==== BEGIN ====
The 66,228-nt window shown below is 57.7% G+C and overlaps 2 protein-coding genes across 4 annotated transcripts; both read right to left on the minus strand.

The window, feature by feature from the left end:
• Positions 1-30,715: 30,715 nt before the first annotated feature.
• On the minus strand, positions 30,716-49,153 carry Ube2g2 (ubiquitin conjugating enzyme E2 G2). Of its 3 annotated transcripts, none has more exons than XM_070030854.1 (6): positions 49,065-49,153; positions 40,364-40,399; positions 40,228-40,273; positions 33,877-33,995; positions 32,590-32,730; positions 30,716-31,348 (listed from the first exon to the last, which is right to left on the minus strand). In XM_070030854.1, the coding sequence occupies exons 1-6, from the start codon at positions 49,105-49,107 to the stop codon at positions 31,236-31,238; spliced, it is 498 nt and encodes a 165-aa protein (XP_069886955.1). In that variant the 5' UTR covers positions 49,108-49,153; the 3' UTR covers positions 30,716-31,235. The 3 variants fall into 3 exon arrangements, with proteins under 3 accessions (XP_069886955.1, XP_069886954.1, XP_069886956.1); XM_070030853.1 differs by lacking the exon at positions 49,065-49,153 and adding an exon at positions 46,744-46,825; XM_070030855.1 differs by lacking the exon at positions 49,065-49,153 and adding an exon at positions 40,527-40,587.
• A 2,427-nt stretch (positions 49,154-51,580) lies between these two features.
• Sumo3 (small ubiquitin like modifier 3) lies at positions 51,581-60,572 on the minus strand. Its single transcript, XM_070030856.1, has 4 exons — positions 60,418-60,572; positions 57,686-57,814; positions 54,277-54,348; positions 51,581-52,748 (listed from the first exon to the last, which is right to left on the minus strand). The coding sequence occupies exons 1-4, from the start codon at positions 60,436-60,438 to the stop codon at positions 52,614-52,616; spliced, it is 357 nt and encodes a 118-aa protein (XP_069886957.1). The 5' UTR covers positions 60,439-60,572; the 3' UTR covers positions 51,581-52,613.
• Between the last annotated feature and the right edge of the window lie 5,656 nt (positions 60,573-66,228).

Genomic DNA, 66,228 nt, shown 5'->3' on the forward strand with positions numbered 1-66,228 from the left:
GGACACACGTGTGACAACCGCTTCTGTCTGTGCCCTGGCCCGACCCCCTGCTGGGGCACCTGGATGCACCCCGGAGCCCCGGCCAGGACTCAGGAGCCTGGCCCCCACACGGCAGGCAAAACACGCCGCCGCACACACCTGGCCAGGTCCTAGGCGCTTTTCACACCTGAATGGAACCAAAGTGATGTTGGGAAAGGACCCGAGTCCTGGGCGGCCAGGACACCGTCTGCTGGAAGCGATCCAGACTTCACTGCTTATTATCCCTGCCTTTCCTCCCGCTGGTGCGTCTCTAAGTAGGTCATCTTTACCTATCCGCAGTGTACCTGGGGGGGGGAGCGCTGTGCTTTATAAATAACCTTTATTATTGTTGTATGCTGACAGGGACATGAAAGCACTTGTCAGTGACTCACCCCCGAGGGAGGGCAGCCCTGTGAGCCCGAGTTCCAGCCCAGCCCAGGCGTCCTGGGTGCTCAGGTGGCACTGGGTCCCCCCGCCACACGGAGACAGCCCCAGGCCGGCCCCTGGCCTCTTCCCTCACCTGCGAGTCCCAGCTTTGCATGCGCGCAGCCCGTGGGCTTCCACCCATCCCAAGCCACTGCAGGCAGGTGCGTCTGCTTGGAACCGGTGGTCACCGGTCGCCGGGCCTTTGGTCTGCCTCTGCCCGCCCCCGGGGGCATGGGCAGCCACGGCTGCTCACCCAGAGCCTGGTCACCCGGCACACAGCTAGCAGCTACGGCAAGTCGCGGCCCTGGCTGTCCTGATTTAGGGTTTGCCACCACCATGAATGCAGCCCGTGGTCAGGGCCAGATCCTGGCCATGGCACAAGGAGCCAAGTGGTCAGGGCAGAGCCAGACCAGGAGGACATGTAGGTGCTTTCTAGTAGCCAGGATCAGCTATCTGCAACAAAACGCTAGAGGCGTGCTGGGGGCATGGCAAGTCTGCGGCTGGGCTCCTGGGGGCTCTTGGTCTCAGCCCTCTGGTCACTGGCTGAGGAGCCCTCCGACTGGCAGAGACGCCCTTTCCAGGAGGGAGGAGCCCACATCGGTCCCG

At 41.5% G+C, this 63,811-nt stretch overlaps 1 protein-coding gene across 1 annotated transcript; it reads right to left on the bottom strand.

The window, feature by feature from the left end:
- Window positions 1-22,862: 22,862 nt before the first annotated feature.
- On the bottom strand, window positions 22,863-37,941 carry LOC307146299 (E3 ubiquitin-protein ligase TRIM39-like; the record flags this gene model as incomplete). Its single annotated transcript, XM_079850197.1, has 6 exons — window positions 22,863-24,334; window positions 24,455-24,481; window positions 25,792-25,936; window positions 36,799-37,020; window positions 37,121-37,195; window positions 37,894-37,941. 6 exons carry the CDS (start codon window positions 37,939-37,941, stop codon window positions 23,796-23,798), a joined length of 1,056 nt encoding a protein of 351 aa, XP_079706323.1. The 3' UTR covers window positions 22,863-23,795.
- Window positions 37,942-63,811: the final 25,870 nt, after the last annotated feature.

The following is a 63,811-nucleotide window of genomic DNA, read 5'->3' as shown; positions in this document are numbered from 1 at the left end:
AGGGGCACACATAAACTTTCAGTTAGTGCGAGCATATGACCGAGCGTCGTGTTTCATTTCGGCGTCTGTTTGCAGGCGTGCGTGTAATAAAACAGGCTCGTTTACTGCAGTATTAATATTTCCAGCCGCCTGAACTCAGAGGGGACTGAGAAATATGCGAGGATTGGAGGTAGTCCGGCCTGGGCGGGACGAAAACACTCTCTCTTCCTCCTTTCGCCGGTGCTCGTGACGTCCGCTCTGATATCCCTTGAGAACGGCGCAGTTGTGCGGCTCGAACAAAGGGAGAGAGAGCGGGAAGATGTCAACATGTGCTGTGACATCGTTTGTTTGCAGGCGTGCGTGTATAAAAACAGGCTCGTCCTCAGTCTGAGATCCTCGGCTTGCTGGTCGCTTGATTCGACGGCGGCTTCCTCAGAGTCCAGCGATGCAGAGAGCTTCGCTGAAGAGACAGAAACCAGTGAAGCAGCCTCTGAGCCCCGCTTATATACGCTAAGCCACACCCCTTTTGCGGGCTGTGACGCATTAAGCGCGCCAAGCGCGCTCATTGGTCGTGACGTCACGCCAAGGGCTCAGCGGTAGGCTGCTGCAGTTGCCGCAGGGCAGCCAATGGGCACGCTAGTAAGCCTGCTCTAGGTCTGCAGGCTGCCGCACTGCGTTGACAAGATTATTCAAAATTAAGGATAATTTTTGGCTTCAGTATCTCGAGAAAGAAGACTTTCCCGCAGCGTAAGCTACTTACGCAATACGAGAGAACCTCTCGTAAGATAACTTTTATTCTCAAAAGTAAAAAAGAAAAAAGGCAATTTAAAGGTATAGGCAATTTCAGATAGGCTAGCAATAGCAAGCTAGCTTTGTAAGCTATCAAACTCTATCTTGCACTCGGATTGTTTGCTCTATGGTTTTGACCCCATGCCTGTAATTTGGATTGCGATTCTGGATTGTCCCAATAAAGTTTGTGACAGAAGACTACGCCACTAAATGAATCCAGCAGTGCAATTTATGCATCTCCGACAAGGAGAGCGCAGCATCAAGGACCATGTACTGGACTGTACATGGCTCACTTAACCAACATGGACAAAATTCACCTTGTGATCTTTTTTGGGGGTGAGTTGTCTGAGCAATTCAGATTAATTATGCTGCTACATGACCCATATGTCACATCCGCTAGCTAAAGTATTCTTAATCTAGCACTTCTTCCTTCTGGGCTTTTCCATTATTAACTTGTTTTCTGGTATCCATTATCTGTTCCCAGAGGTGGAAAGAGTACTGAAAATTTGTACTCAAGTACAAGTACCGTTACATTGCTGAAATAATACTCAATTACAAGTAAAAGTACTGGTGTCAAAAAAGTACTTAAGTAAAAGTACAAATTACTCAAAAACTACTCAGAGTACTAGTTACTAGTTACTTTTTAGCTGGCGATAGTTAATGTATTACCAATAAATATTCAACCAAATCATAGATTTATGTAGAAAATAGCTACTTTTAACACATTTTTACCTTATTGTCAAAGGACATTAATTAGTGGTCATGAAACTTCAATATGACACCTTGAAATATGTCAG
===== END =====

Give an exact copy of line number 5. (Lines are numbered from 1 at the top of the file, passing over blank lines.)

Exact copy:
• A 2,427-nt stretch (positions 49,154-51,580) lies between these two features.